While Pete Docter has been busy adjusting to his new role as Pixar’s chief creative officer after succeeding mentor John Lasseter last year, he’s also been quietly directing his fourth feature, “Soul,” (June 19, 2020), which Disney/Pixar slyly announced Wednesday on Twitter. All we know about “Soul” (produced by Dana Murray of the “Lou” short) is that “Pixar will take you on a journey from the streets of New York City to the cosmic realms to discover the answers to life’s most important questions.”
With such a spirit world connotation, “Soul” should make quite an imaginative follow-up to Docter’s Oscar-winning “Inside Out” (which was released, by the way, on June 19, 2015, exactly five years to the day earlier). And we can only surmise that the animation will be just as thrillingly innovative. Thank goodness that Docter insisted on finishing “Soul” as part of his agreement to take over creative control of Pixar. We can only hope that he will not have to give up directing altogether, since he’s arguably Pixar’s best director, as evidenced by his creative growth spurt from “Monsters, Inc.” to the Oscar-winning “Up” to the masterful “Inside Out.”
One encouraging sign is that next year will see the return of original content at Pixar. First up is the fantasy “Onward” (March 6, 2020). Directed by Dan Scanlon (“Monsters University”), it finds two elf brothers (Tom Holland and Chris Pratt) going on a journey to discover if there’s any magic left in the world. Although the schedule beyond next year is unannounced (June 18, 2021, and March 18 and June 17, 2022), rest assured that we will find out more at the D23 Expo (August 23-25 in Anaheim).
Yet since Docter’s promotion last year, he has reportedly begun greenlighting several original new projects, including the first feature from Domee Shi (the Oscar-winning “Bao” short), which also means increased inclusion and diversity among the directing ranks at Pixar.
But in searching for more clues about “Soul” from the films of the soft-spoken and lanky Docter, the one common denominator is fear: “Monsters, Inc.” is self-evident, of course, yet it was initially about an accountant whose fears come to life as monsters. Then, the idea for “Up” stemmed from Docter’s fear that work was becoming too oppressive, and so he fantasized about running away. “Up” eventually evolved into a story about grieving and the fear of never achieving your dream. On the surface, “Inside Out” was about a little girl’s fear of being uprooted and starting over in a new city without her friends. But, for Docter, going inside her mind to animate her emotions represented a deeper existential fear on the part of the director about the loss of childhood.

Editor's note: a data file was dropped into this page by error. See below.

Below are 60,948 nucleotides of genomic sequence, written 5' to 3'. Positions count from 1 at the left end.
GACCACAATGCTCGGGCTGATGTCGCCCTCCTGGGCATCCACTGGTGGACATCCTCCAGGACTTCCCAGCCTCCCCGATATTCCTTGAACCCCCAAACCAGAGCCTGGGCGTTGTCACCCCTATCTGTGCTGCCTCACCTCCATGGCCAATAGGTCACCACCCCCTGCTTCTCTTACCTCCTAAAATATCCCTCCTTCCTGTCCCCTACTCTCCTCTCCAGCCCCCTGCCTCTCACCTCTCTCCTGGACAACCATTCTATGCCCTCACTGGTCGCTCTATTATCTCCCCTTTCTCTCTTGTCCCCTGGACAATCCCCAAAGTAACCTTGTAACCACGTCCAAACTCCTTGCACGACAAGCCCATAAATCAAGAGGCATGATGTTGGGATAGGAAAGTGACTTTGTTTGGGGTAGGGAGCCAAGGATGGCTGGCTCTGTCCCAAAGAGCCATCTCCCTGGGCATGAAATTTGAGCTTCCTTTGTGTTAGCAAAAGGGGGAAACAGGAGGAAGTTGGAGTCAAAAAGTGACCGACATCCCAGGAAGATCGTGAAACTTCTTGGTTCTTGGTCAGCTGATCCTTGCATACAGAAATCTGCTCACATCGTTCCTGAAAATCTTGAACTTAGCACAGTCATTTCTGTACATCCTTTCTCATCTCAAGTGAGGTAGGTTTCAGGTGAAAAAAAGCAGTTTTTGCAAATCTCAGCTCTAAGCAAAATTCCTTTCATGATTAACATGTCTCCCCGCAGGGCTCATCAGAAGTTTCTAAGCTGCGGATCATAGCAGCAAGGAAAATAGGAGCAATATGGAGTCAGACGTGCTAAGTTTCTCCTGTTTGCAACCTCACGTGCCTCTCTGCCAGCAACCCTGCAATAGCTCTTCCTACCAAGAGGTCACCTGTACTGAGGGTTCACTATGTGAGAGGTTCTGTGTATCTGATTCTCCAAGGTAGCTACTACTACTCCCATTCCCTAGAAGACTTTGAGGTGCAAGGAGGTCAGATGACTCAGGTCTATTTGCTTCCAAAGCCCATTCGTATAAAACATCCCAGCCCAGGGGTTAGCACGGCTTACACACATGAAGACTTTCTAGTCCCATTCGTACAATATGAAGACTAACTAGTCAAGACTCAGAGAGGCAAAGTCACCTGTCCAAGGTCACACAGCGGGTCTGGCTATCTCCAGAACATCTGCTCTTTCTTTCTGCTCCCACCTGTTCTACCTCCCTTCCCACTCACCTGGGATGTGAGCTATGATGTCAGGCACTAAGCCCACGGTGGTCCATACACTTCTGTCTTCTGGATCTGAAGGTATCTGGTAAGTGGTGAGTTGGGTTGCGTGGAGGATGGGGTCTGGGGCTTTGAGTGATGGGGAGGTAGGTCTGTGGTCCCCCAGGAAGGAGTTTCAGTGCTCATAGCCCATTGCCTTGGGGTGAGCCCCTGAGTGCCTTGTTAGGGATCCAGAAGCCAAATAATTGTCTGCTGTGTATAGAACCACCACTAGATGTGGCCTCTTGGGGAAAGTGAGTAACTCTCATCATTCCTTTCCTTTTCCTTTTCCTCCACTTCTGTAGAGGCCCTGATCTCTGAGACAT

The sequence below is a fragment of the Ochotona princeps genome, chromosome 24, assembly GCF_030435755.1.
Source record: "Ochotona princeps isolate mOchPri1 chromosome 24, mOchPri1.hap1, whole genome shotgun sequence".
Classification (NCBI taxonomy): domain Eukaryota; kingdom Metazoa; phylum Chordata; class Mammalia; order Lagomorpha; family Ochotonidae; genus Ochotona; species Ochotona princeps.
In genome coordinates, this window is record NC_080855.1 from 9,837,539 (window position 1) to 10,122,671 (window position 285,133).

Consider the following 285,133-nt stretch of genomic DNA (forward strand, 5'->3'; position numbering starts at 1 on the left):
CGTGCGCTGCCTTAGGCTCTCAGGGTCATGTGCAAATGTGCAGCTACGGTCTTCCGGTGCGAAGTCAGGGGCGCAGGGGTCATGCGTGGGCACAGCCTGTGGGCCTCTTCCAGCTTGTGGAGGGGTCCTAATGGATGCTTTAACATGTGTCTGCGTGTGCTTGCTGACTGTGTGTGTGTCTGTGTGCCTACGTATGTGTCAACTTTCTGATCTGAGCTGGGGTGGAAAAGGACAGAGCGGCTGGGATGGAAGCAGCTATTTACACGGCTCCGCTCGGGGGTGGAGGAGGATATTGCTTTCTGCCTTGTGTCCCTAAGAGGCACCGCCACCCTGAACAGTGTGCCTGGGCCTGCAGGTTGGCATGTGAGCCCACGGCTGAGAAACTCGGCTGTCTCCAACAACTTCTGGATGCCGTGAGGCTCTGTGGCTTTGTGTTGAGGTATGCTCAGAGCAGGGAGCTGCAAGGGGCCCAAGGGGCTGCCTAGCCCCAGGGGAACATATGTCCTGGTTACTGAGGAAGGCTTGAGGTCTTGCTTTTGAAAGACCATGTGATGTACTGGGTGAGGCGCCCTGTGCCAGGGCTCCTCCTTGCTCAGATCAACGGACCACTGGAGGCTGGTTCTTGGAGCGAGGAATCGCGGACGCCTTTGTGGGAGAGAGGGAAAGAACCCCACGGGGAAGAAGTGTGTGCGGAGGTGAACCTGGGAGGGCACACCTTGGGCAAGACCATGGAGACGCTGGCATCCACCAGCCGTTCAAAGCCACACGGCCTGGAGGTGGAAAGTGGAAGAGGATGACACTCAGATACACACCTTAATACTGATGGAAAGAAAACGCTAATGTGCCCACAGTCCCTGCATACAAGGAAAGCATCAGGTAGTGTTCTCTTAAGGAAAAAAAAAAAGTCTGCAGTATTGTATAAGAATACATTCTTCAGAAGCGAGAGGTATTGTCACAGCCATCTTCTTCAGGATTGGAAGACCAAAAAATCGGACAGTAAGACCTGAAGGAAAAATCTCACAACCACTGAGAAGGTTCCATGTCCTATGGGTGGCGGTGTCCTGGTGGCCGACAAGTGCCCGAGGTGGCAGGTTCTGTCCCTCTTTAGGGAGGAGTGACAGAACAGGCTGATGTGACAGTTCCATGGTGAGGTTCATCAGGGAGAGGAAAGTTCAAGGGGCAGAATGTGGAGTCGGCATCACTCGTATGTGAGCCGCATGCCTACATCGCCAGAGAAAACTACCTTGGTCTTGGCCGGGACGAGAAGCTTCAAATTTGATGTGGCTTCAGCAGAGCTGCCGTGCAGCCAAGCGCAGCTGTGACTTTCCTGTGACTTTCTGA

Ironically, Docter told IndieWire that he experienced an epiphany about “Inside Out” late in production that saw him remove Fear as the antagonist. “And I realized, well, it’s gotta be Sadness,” he said. “And, specifically, it got to the point where we’re three-and-a-half years in and we needed story approvals and footage to go forward, and yet I was feeling like, this wasn’t working. What if I get fired? What if I quit? I could just quit….I could run away. You entertain these thoughts… and then what would happen? I’d miss my friends. I’d especially miss the friends that I’ve experienced the greatest joy and sadness and fear and anger with.
“And then I realized: Wait a minute — this is key to the story I’m telling right now at work. These emotions are vital to the most important things in our lives. Here I was thinking: If I had nothing in the world, I would want to hold onto my friendships, my relationships. And those relationships are central because of emotion. And so that really jazzed me…and we re-conceived the film.”
Moving forward as the new creative head of Pixar, Docter can certainly leverage his vast leadership experience with the vaunted Braintrust. “It’s a very interesting process, but most of the time, everybody tries to get on board with what it is you’re trying to do and help problem solve in that direction,” he said. “But…Andrew [Stanton] and Brad [Bird] certainly have the clout to be able to try and push you in a different direction.”
And, as far as grappling with internal conflicts for storytelling, Docter acknowledged that it’s become a way of life at Pixar. “I don’t know if it’s a crucial part of what we do, but it seems to be a big element not just in my films but in all the films that we do here. I’ve never really analyzed it, but in some way I’m still coming to terms with and getting a sense of pretty formative stuff. It’s crucial stuff.”